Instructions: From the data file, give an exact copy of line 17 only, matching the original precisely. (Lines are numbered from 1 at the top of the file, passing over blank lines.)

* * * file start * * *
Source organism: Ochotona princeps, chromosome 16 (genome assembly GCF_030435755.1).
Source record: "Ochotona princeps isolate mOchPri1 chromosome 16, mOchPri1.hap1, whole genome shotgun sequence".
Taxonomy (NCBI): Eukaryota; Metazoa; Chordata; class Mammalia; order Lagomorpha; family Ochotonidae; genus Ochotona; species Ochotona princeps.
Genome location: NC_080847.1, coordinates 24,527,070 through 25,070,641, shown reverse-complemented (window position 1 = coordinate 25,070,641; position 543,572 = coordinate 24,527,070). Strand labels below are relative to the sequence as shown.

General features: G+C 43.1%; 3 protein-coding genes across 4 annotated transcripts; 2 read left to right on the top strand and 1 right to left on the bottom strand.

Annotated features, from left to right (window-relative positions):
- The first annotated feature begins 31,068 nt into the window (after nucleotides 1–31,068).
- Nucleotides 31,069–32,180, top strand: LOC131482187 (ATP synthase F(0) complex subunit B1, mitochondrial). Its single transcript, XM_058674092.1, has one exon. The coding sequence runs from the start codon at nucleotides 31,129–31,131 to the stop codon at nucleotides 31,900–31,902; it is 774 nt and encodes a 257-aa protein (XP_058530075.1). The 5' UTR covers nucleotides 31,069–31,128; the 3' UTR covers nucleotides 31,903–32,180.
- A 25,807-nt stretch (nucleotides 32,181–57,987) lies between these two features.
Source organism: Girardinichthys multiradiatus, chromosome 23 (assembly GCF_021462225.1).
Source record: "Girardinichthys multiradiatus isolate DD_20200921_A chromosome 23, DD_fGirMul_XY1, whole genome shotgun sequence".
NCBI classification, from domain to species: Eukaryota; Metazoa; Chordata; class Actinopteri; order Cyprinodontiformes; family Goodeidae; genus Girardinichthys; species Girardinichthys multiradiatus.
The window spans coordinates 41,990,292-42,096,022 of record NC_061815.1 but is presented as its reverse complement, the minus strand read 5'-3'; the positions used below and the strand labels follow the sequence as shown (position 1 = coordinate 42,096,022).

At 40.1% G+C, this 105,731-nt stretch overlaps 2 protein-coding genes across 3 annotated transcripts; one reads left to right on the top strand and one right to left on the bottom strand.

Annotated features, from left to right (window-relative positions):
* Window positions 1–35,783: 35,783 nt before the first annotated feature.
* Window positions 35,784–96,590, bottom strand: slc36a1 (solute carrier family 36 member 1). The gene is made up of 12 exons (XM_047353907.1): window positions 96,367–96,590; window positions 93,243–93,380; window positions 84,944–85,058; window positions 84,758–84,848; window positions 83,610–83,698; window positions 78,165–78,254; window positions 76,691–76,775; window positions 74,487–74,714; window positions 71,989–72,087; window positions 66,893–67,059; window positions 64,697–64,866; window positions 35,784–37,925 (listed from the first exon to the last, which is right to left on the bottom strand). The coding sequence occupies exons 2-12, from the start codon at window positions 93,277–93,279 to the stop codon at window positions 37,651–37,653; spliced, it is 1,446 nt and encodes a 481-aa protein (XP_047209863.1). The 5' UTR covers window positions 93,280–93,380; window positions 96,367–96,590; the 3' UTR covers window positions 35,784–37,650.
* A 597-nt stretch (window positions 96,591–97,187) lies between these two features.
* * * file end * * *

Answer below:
* Window positions 35,784–96,590, bottom strand: slc36a1 (solute carrier family 36 member 1). The gene is made up of 12 exons (XM_047353907.1): window positions 96,367–96,590; window positions 93,243–93,380; window positions 84,944–85,058; window positions 84,758–84,848; window positions 83,610–83,698; window positions 78,165–78,254; window positions 76,691–76,775; window positions 74,487–74,714; window positions 71,989–72,087; window positions 66,893–67,059; window positions 64,697–64,866; window positions 35,784–37,925 (listed from the first exon to the last, which is right to left on the bottom strand). The coding sequence occupies exons 2-12, from the start codon at window positions 93,277–93,279 to the stop codon at window positions 37,651–37,653; spliced, it is 1,446 nt and encodes a 481-aa protein (XP_047209863.1). The 5' UTR covers window positions 93,280–93,380; window positions 96,367–96,590; the 3' UTR covers window positions 35,784–37,650.